The true energy cost of solar

What is the true lifecycle energy cost of solar PV?

Quantifying the carbon footprint of a solar PV system

What is the true energy cost of solar when you take into account its complete lifecycle from cradle to grave? The carbon footprint of solar PV is often misunderstood. In the solar industry we are frequently asked things like ‘don’t solar panels have a massive carbon footprint? Isn’t it true that they require more energy to manufacture than they will ever produce?’
 
The subject of carbon footprints is highly complex and whilst we can offer a simple answer – solar panels don’t have a massive carbon footprint (compared to other forms of electricity generation) and they don’t require more energy to manufacture than they will ever produce – presenting the evidence to back these statements in different scenarios is a huge challenge. The carbon footprint of a solar PV system is dependent on many variables, like panel type, system design and location, however, we can get a very good idea of the carbon footprint for a panel (and rough estimate for a system) if we look at the energy consumed by the panel of one particular manufacturer throughout it’s lifetime. In this case REC.
 
There are only a handful of solar panel manufacturers that publish information about the carbon footprint of their panels. REC are one of our suppliers of solar panels and in 2011 REC commissioned an independent Dutch research institute ECN to conduct the complete lifecycle analysis of an REC panel according to the international standard ISO 14040, hence telling us the true energy cost of solar. The results for the energy consumed throughout the lifetime of a panel were found to be the lowest in the solar industry.
 
Understanding where these findings have come from and how they can be used to help us estimate the carbon footprint of solar PV systems requires a bit of background technical knowledge and some basic
number crunching...
 
Energy payback
There is a common misconception that solar panels require more energy to manufacture and maintain than they produce over their lifetime. This belief is highly inaccurate because even in the UK the energy payback of a panel may be as little as a few years. The ECN study of REC panels based their calculations on a yearly insolation value of 1700 kWh/m2 (typical of a southern European Mediterranean location) and found that the energy payback time of REC panels was just one year! This is a vast improvement on the 1.4 years of a panel manufactured by REC in 2007, resulting from improved silicon processing and use of renewable energy to power factories.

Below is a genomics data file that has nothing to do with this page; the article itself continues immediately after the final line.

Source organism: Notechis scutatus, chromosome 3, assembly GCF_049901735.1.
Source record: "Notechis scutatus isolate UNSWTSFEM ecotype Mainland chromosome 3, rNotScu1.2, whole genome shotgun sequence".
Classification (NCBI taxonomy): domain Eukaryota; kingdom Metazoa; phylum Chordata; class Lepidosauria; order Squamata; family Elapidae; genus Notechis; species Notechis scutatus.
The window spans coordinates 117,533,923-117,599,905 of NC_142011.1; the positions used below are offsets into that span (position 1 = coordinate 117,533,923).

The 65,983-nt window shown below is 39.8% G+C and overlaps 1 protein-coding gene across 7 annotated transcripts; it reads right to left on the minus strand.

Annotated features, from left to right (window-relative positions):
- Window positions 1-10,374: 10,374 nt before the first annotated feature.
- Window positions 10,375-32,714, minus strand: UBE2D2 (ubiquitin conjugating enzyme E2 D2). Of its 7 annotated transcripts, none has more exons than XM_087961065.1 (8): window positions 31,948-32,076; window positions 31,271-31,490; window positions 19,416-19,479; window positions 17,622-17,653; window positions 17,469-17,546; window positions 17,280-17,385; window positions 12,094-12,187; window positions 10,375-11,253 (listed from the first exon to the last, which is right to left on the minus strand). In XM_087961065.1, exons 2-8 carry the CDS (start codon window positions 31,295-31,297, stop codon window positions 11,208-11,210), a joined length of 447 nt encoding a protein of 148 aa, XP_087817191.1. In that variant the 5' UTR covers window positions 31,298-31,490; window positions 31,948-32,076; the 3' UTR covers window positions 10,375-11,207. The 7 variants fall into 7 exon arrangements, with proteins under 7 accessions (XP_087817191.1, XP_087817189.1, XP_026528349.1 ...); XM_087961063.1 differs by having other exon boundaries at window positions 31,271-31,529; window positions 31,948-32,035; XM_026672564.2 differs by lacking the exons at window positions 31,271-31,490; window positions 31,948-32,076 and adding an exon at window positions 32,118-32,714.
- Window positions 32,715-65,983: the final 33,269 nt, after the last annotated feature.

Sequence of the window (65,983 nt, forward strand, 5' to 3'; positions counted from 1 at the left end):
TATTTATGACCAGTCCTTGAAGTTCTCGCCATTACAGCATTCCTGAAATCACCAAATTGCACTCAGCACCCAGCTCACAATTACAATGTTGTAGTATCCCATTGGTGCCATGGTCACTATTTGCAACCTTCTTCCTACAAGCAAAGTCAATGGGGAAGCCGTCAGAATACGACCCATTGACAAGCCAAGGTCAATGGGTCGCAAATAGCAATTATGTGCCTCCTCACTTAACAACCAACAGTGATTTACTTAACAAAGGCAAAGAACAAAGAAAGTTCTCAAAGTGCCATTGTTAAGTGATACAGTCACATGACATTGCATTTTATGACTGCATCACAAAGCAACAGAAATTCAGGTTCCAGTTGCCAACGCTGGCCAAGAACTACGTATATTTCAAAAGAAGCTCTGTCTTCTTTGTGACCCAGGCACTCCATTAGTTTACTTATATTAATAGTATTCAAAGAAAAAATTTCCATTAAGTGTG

The study examined the lifecycle of the panels and calculated the primary energy consumption for each step of the panel production. This included raw material extraction, recycling and all transportation up to when the panel is assembled. Generic data for installation and recycling was used to calculate the energy payback of a complete system.
 
Carbon footprint
The carbon footprint of our solar PV system is measured as the amount of CO2 equivalent greenhouse gas emissions (CO2e) per Kilowatt hour (kWh) of electricity generated by the system over its lifetime.
Analysis of the carbon footprint associated with the lifecycle of REC panels found that wafers and cells produced in Norway and assembled into panels in Singapore had a CO2 equivalent of 18g per kWh. The wafers, cells and panels that are all assembled in Singapore have a CO2 equivalent of 21g per kWh. This is lower than the estimated 30g per kWh of most panels on the market today.
The small carbon footprint of REC solar panels is partly thanks to the use of renewable energy during the manufacturing stage. The factory in Norway is powered by hydroelectric power, while in Singapore a combination of natural gas and solar is used. This enables REC to produce a panel with a much lower carbon footprint than panels manufactured at sites supplied by coal fired plants at around 30g of CO2e emissions per kWh.